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Turkish Ruling Party Submits Early Election Proposal

Erdogan's administration is in a standoff with secularists over his party's presidential candidate (AFP) May 2, 2007 -- Turkish Prime Minister Recep Tayyip Erdogan has submitted a formal proposal to parliament to hold early general elections on June 24, answering an opposition call to disband the current parliament and hold a new vote.

The proposal is a bid to resolve a standoff with the country's secular opposition over who will be Turkey’s next president.

The ruling, Islamist-rooted Justice and Development Party (AKP) is running Foreign Minister Abdullah Gul for head of state. But opposition parties reject the choice, saying Gul could erode Turkey’s secular tradition.

The Turkish prime minister is not making his early election offer condition-free. Erdogan's government says it would also want wide-ranging election reforms in exchange, including a constitutional amendment allowing the Turkish people, not the parliament, to elect the president.

Turkey's Constitutional Court annulled the first round of a presidential vote by parliament last week. With that decision, Erdogan said, "the parliamentary democratic system has been blocked. The only way to get rid of this blockage, and to lift the domination of a minority [in the parliament] over the majority, is to go to the nation... and let the people elect their president with an election system of two rounds."

That modification, Erdogan said, would be in accordance with the principle that "sovereignty belongs unconditionally to the people," a slogan coined by Mustafa Kemal Ataturk, the founder of the Turkish republic.

The prime minister appears confident that his AKP can win the presidency in a general election -- even though it has so far been unable to get Gul elected by the parliament.

Early Elections 'Unavoidable'

The opposition is welcoming the offer of early elections, saying the current AKP-dominated parliament is incapable of deciding who will be president.

Demonstrations in Istanbul on April 29 against the AKP (epa)

Deniz Baykal, the chairman of the main opposition party, the People's Republican party, told reporters in Ankara on May 1 that early elections are "unavoidable."

"It is a constitutional requirement," Baykal said. "A parliament that cannot elect a president should hold elections. The only thing that the Turkish parliament can do is to [call for elections]. A negotiation on that is not possible."

The decision by the Constitutional Court to annul the first round of the presidential vote by parliament last week came after opposition secularist parties boycotted the poll in the legislature. With not enough deputies attending the vote, the Constitutional Court declared it invalid.

The government says it will press for holding another parliamentary poll on May 3 in an effort to win two-thirds majority approval for Gul. If that fails, the likelihood of a general public election will increase.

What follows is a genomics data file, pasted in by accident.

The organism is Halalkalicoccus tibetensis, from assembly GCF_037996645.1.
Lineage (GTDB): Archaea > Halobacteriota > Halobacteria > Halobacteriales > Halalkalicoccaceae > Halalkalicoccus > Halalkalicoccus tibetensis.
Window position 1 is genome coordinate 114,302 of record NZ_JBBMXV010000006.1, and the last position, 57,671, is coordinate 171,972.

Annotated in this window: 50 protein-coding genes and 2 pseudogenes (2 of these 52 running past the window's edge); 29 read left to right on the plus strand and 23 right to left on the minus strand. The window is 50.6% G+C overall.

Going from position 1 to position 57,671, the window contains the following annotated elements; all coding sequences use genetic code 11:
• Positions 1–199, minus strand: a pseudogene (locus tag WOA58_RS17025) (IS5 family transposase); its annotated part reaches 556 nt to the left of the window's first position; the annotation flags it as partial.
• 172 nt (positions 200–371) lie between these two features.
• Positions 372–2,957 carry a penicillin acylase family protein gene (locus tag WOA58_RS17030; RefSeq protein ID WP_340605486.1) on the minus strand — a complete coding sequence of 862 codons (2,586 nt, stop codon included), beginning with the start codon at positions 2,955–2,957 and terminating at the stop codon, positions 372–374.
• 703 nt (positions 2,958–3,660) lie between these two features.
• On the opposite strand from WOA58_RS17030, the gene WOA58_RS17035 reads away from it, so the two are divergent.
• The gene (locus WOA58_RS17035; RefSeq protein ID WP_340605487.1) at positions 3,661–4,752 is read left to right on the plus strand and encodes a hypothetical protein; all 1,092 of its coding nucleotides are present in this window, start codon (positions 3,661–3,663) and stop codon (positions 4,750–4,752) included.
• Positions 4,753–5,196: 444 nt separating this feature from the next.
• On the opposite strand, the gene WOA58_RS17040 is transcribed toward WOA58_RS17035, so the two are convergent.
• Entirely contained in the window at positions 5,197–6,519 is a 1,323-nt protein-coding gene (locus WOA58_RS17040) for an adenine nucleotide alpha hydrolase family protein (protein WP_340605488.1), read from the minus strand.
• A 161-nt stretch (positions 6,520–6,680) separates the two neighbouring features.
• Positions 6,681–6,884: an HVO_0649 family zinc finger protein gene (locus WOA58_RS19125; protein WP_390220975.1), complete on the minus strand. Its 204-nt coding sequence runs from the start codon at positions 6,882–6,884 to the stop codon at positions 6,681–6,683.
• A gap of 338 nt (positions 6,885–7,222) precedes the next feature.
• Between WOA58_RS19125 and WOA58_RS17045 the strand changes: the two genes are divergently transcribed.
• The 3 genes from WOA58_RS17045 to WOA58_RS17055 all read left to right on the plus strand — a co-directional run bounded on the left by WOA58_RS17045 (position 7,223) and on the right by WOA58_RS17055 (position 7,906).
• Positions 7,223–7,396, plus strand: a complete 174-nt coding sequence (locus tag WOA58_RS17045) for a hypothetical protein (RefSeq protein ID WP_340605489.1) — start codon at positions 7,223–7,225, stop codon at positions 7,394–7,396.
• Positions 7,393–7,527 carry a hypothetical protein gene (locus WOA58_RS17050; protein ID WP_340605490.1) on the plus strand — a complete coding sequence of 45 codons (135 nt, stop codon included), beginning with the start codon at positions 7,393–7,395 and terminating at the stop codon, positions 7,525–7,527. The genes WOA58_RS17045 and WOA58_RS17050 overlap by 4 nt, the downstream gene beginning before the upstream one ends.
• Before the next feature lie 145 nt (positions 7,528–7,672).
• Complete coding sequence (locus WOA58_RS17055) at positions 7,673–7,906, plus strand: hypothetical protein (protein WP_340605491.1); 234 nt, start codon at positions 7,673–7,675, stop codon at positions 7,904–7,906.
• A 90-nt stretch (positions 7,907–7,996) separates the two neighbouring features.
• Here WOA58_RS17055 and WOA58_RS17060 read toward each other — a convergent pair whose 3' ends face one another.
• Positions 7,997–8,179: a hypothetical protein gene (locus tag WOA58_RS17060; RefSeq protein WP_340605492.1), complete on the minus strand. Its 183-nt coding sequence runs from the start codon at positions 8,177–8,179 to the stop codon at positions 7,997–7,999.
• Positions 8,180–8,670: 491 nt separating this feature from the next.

As the crisis over Turkey’s president election deepens, it is exacerbating tensions between Erdogan’s government and Turkey’s army, which considers itself the guarantor of the country secular political system.

On April 27, the Turkish military threatened to interfere in the election process. It said in a statement that "it should not be forgotten that the Turkish armed forces take sides in these debates and are the absolute defender of secularism."

The army has ousted four governments in the last 50 years, most recently in 1997, when it acted against a cabinet in which Gul served.

The EU warned last week it would be bad for Turkey if the military intervened in the current crisis.

Gul and Erdogan have championed many of the reforms that Turkey would need to make to join the EU.

(compiled from agency reports)

Islam In A Pluralistic World

Islam In A Pluralistic World

A Muslim woman (left) watches a Christian procession in Madrid in March (AFP)


CONFERENCE ON ISLAM: A major international conference on Islam concluded in Vienna in November 2005 with strong appeals from prominent Muslim leaders to recognize international terrorism as simply "terrorism." Political figures from Islamic countries, including the presidents of Iraq and Afghanistan, argued that it should never be labeled "Islamic" or "Muslim" terrorism because Islam is based on peace, dialogue, and tolerance. "Salaam" -- meaning "peace" -- was the key word of the three-day conference, titled "ISLAM IN A PLURALISTIC WORLD."
Iraqi President Jalal Talibani and Afghan President Hamid Karzai used the word in their remarks to emphasize the peaceful nature of Islam. Other speakers quoted passages from the Koran to the effect that all men and women, regardless of faith, are creatures of God and should live in peace with each other without discrimination...(more)


Listen to Afghan President HAMID KARZAI's complete address to the Vienna conference (in English):
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Listen to UN special envoy LAKHDAR BRAHIMI's complete address to the Vienna conference (in English):
Real Audio Windows Media

THE COMPLETE PICTURE: Click on the image to view a thematic webpage devoted to issues of religious tolerance in RFE/RL's broadcast region and around the globe.